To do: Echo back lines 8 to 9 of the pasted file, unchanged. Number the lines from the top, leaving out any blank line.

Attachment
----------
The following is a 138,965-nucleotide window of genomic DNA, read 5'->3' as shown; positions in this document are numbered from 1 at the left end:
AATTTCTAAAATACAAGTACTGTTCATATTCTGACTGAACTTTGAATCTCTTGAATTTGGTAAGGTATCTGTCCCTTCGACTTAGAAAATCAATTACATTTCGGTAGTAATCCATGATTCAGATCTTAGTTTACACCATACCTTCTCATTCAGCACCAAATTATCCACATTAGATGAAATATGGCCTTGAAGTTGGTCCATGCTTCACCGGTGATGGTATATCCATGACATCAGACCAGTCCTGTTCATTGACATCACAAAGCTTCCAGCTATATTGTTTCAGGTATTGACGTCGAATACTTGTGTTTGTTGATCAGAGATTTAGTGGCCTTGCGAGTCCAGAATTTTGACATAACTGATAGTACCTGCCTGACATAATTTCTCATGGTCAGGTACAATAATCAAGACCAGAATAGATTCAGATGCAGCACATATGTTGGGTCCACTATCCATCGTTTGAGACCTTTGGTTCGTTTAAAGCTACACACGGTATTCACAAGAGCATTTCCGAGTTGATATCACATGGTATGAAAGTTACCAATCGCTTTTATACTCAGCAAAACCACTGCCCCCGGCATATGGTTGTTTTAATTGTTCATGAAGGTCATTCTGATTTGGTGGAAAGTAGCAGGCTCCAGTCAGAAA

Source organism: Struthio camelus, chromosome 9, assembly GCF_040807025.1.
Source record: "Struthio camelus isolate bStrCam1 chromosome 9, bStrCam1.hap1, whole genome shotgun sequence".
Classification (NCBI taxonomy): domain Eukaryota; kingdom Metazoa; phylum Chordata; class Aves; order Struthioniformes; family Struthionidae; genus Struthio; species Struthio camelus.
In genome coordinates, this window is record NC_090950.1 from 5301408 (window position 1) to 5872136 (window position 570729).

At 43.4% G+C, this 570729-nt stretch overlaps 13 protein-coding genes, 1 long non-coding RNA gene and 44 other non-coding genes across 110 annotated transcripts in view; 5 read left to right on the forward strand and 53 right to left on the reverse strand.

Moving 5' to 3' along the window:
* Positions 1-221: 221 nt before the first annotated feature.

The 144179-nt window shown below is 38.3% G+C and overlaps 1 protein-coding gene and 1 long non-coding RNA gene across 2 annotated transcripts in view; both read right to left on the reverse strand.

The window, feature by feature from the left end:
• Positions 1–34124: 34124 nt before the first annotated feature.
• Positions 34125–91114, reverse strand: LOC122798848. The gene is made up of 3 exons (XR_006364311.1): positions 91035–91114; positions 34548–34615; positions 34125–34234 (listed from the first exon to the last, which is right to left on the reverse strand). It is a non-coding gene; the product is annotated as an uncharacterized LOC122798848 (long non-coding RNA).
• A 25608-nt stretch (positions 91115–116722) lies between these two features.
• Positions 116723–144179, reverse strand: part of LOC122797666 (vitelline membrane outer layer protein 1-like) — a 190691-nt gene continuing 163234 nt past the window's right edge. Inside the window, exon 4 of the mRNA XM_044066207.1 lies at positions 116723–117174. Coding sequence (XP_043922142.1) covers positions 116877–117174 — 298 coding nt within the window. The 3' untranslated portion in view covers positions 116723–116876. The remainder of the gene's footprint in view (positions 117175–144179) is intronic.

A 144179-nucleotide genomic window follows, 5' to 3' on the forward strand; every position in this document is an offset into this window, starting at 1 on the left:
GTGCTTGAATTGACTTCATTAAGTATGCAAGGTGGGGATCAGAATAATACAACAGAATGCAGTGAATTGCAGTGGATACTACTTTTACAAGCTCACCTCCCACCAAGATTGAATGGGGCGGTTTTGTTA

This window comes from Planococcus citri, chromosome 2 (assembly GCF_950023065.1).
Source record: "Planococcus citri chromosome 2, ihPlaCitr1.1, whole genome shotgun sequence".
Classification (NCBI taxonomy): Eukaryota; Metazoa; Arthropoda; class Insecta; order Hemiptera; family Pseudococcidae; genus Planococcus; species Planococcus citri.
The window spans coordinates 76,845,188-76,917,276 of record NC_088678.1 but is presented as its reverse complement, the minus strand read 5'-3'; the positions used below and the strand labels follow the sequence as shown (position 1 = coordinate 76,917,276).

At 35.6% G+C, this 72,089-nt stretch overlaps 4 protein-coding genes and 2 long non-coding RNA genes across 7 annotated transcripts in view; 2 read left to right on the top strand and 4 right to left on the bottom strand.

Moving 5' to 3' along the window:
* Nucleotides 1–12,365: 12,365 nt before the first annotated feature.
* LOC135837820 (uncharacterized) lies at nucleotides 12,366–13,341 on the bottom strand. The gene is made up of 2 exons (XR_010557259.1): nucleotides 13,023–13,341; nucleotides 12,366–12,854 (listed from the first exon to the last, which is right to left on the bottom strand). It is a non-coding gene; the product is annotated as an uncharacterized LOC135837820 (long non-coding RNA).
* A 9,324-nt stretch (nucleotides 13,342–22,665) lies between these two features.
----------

Moving 5' to 3' along the window:
* Positions 1-221: 221 nt before the first annotated feature.